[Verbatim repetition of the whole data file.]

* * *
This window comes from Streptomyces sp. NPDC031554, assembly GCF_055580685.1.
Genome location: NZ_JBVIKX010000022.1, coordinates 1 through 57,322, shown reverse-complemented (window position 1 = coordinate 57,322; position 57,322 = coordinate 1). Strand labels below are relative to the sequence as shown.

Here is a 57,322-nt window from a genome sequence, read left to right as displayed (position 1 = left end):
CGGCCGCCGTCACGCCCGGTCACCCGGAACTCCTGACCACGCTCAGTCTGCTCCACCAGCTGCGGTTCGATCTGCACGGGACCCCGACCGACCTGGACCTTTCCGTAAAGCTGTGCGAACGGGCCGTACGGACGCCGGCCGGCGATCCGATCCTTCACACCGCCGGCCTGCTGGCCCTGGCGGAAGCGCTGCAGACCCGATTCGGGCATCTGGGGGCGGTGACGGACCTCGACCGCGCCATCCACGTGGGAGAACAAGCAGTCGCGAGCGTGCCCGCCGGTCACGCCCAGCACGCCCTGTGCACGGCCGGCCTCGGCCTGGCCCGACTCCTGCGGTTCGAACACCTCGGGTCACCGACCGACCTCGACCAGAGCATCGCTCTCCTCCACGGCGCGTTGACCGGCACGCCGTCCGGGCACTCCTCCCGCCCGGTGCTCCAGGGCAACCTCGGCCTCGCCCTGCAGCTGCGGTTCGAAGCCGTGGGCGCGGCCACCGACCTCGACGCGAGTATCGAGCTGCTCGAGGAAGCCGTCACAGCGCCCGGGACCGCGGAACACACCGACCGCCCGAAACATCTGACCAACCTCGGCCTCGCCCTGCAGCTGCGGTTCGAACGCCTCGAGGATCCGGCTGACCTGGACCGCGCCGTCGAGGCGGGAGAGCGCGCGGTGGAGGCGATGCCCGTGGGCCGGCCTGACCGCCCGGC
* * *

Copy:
This window comes from Streptomyces sp. NPDC031554, assembly GCF_055580685.1.
Genome location: NZ_JBVIKX010000022.1, coordinates 1 through 57,322, shown reverse-complemented (window position 1 = coordinate 57,322; position 57,322 = coordinate 1). Strand labels below are relative to the sequence as shown.

Here is a 57,322-nt window from a genome sequence, read left to right as displayed (position 1 = left end):
CGGCCGCCGTCACGCCCGGTCACCCGGAACTCCTGACCACGCTCAGTCTGCTCCACCAGCTGCGGTTCGATCTGCACGGGACCCCGACCGACCTGGACCTTTCCGTAAAGCTGTGCGAACGGGCCGTACGGACGCCGGCCGGCGATCCGATCCTTCACACCGCCGGCCTGCTGGCCCTGGCGGAAGCGCTGCAGACCCGATTCGGGCATCTGGGGGCGGTGACGGACCTCGACCGCGCCATCCACGTGGGAGAACAAGCAGTCGCGAGCGTGCCCGCCGGTCACGCCCAGCACGCCCTGTGCACGGCCGGCCTCGGCCTGGCCCGACTCCTGCGGTTCGAACACCTCGGGTCACCGACCGACCTCGACCAGAGCATCGCTCTCCTCCACGGCGCGTTGACCGGCACGCCGTCCGGGCACTCCTCCCGCCCGGTGCTCCAGGGCAACCTCGGCCTCGCCCTGCAGCTGCGGTTCGAAGCCGTGGGCGCGGCCACCGACCTCGACGCGAGTATCGAGCTGCTCGAGGAAGCCGTCACAGCGCCCGGGACCGCGGAACACACCGACCGCCCGAAACATCTGACCAACCTCGGCCTCGCCCTGCAGCTGCGGTTCGAACGCCTCGAGGATCCGGCTGACCTGGACCGCGCCGTCGAGGCGGGAGAGCGCGCGGTGGAGGCGATGCCCGTGGGCCGGCCTGACCGCCCGGC